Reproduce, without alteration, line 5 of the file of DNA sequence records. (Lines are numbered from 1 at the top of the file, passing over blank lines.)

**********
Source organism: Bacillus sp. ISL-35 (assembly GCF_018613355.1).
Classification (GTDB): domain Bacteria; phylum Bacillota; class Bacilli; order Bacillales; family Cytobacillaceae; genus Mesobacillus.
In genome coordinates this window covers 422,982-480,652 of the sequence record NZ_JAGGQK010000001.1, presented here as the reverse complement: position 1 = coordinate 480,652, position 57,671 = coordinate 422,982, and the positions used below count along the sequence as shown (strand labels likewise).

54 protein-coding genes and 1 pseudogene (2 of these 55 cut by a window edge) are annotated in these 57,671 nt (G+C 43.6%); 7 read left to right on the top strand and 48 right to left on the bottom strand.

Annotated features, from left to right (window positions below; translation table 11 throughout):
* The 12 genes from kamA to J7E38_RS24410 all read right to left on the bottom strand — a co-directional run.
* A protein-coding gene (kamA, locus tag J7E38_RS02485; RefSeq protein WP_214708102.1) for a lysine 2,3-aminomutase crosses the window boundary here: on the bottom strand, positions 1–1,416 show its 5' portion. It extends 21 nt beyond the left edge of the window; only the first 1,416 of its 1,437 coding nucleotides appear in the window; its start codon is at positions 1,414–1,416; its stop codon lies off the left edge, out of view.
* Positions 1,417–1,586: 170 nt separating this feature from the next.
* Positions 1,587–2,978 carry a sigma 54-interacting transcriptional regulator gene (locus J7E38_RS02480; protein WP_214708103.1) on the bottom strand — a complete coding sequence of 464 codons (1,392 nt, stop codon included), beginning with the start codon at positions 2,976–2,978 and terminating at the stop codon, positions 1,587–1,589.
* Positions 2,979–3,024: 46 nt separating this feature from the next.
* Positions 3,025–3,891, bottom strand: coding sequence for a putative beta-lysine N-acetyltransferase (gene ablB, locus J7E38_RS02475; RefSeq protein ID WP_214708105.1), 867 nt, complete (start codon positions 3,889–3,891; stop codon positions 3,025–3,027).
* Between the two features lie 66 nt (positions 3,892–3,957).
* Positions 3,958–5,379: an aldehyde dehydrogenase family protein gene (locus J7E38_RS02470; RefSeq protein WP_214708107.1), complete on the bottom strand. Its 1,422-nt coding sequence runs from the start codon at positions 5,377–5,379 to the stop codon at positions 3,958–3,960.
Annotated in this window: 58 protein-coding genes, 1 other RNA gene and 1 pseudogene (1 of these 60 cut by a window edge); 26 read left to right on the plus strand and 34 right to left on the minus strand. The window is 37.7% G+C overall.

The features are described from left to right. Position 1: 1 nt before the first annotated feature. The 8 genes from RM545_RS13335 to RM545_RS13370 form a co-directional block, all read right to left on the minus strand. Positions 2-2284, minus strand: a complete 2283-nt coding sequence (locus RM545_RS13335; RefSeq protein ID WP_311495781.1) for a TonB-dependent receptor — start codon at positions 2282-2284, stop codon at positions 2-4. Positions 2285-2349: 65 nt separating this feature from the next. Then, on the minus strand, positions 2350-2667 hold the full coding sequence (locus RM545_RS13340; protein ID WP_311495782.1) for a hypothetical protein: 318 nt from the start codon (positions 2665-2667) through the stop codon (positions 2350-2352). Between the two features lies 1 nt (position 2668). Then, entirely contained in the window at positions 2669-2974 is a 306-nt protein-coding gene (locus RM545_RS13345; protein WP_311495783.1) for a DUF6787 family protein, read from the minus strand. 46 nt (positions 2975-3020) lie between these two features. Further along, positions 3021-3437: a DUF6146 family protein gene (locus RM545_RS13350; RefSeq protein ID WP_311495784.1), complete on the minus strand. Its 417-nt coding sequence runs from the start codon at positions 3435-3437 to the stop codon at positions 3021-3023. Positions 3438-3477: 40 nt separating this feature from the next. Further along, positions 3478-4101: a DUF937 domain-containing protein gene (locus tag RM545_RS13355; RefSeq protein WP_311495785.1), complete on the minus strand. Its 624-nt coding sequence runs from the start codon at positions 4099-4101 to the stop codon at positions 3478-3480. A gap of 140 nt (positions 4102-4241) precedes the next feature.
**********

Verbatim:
Annotated features, from left to right (window positions below; translation table 11 throughout):